China’s Urban Centers Getting Smarter

Initiatives across 193 cities harness foreign tech to solve domestic congestion and air quality concerns

 

By Craig Holliman

More than half of China’s population now resides in cities. Sustaining growth and improving quality of life for city-dwellers is vital, but urban centers struggle to accommodate this newfound congestion.

That’s where smart cities come in. Kick-started in 2010, the “smart city” designation applies to cities that seek not only to maximize technology to increase efficiency and quality of life, but also to sustain economic growth. Already, 193 cities, chosen by Ministry of Housing and Urban and Rural Development (MOHURD), have committed to the program, eager to be involved in the next generation of urban innovation.

At the forefront of smart city reforms is the use of mobile- and cloud-based systems to help mitigate pollution. For example, in Zhenjiang, Jiangsu province, high-speed 4G networks are becoming standard on buses and trains and the city’s app broadcasts bus arrival times, according to a 2014 report by the US-China Business Council. Zhenjiang states that 500,000 commuters now utilize these features daily and that it’s saving 6,700 tons of carbon dioxide and $2.7 million in fuel costs annually by more closely tracking real-time bus routes.

Source: JLL

How foreign companies can contribute

There are numerous opportunities for multinational enterprises to get involved in smart city development, especially for companies with advanced energy efficiency, clean energy and smart solution technologies and products. Cloud-based storage system technology is also invaluable.

“Future smart city development should be a systematic process including urban planning, technology demonstration, strategic enterprises, project investment and financing, and capacity building,” said Ma Li, Senior Program Manager of AmCham China’s Energy Cooperation Program. The group has been actively involved in smart city development. Ma said the size of these projects will vary from single technology deployment, to building city- or region-wide sustainable communities in both China and aboard.

According to a recent Forbes report, $400 billion a year will be spent globally on smart cities by 2020. The best way for AmCham China members to get involved is through pilot cities and projects, as well as through existing bilateral government programs such as the US-China Eco-City Partnership, US-China Energy Efficiency Forum and US-China Renewable Industry Forum. Member companies such as GE, United Technologies, Intel, IBM, Caterpillar, Cummins, Johnson Controls and Honeywell have been active contributors to a variety of smart city programs across China, including Beijing.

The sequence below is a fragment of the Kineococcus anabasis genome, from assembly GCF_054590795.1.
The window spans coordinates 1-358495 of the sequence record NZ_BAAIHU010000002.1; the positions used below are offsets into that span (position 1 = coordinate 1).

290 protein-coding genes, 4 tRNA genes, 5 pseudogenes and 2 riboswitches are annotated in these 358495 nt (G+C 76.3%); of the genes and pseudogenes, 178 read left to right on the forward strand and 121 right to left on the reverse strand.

IBM has contributed much of its technology and resources to aid Chinese smart cities, particularly in the war on smog. Using their weather predicting technology, IBM is forecasting pollution levels up to three days in advance. These models and maps will soon be able to pinpoint pollution sources to a specific address. IBM also has a foot in maximizing renewable energies by forecasting how much wind or solar energy will be available in the coming days.

AmCham China helps facilitate relationships between member companies and smart city projects by hosting matchmaking events. Earlier this year, a delegation of AmCham China members, including IBM, traveled to Yichang, Hubei province, for one of these matchmaking events, cohosted by the Central China Chapter and Yichang municipal government.

Looking ahead

There are several different labels for smart cities – eco-cities, low-carbon cities, circular economy cities and the newly unveiled sponge cities such as Chengdu, which seek to better utilize rainfall for drinking water. The sky is the limit for what this model can accomplish.

South Korea is building smart cities from the ground up as smart, including Songdo, which has a disposal system that sends trash directly from homes to sewage treatment centers, eliminating the need for garbage trucks, Forbes reports.

Singapore seeks to become the world’s first “smart nation” by addressing problems faced by developed and developing countries alike, such as population density, population aging and healthcare.

A nation as large as China won’t become “smart” overnight, but will gradually evolve to improve the lives of citizens. Many of the projects and reforms are experimental, so further development is crucial to the future success of smart cities nationwide. And it’s not too late to get involved.   

Craig Holliman is a Communications Intern at AmCham China. To learn more about smart cities, contact Ma Li at lma@amchamchina.org.